Abandoning a pet is most often avoidable, and only reasonable in the rare case that a pet has become randomly and violently aggressive, when unprovoked. For any other reason, the responsibility to figure out how to address the issue that is causing an owner to want to abandon their pet falls onto the pet’s owner. Most of the time these issues are fixable and preventable, with a bit of training and effort.

The tragically high number of pets that are abandoned each year, and that ultimately end up living out their days caged in shelters or being euthanized, is why people who want to adopt dogs need to think critically about their decision before getting one. It is extremely traumatic for a pet to be abandoned, and should be a last resort, in only the most severe cases. 

12. Hoarding Animals

There are only so many pets that on person can responsibly take care of, at one time, as proper dog care requires a lot of time and money. If people begin to “collect” pets, the situation can quickly become unmanageable, resulting in none of the pets receiving the care that they need.

Most towns and cities have laws limiting the number of pets that can live in one household for this very reason. Read more about laws regulating how many animals can reside in one home, at one time, in the following article published by the Animal Legal and Historical Center.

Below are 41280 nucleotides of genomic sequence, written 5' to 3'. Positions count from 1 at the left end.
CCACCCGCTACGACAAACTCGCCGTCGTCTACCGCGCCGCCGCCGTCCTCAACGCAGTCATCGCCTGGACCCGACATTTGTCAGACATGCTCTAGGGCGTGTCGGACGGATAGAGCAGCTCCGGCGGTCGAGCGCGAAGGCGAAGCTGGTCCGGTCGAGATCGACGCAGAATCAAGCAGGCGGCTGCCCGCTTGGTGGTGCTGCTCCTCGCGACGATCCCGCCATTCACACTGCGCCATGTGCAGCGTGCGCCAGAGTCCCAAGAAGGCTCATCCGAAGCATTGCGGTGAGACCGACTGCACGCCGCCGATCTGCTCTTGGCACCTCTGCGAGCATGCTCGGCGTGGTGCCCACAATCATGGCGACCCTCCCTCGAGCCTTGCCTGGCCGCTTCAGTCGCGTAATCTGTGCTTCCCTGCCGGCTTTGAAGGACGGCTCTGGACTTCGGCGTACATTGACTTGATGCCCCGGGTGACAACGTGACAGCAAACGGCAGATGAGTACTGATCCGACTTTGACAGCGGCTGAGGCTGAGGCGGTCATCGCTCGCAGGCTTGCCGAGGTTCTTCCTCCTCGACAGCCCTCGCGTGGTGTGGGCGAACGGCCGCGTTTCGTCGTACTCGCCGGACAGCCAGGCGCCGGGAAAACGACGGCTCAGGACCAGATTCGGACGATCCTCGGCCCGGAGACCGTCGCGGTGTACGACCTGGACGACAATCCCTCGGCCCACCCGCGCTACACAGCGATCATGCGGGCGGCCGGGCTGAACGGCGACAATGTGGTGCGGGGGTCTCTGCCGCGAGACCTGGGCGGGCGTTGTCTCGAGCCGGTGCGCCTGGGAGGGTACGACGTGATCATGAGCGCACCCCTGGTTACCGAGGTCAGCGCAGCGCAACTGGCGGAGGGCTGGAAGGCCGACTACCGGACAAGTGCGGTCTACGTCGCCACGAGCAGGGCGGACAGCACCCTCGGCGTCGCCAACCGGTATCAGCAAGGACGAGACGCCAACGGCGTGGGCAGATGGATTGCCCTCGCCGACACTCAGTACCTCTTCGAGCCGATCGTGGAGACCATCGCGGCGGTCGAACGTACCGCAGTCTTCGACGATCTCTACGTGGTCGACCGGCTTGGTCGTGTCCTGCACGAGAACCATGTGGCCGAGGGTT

13. Keeping Dogs Inside All of the Time

Just like humans, dogs need fresh air and time outside to run, play and simply connect with the nature. It is cruel to keep your pooch inside 24/7, even if you've adjusted them to go to bathroom and do all their business indoors. Pets should be allowed to be outside as often as possible, given that the weather and other conditions are safe for the pet.

14. Leaving Pets Outside in Extreme Temperatures

As mentioned above, dogs need to have plenty of time outside, but it is never okay to leave pets outside in extremely hot or cold temperatures. Every breed of dog varies in terms of the temperature extremes that they can withstand, but a general guideline is to leave a pet inside if it is below 32 degrees or above 85 degrees outside.

15. Leaving Dogs in Vehicles

It is never okay to leave your dog in a car on a hot or cold day. Even when it is a safe and comfortable temperature outside, it might not be okay for a pet to be left in a vehicle. Your pooch should only be left in a car for a maximum of 15 minutes, and only in a vehicle that is a safe temperature and has the windows cracked, in order for the animal to get fresh air.

16. Ignoring Health Concerns of Pets

All pet owners must be able to afford to take their pet(s) to a licensed veterinarian for any standard preventative purposes, or potential health concerns the pet might have. Animals rely on their owners to take care of them, and ignoring a pet’s health problems is animal abuse.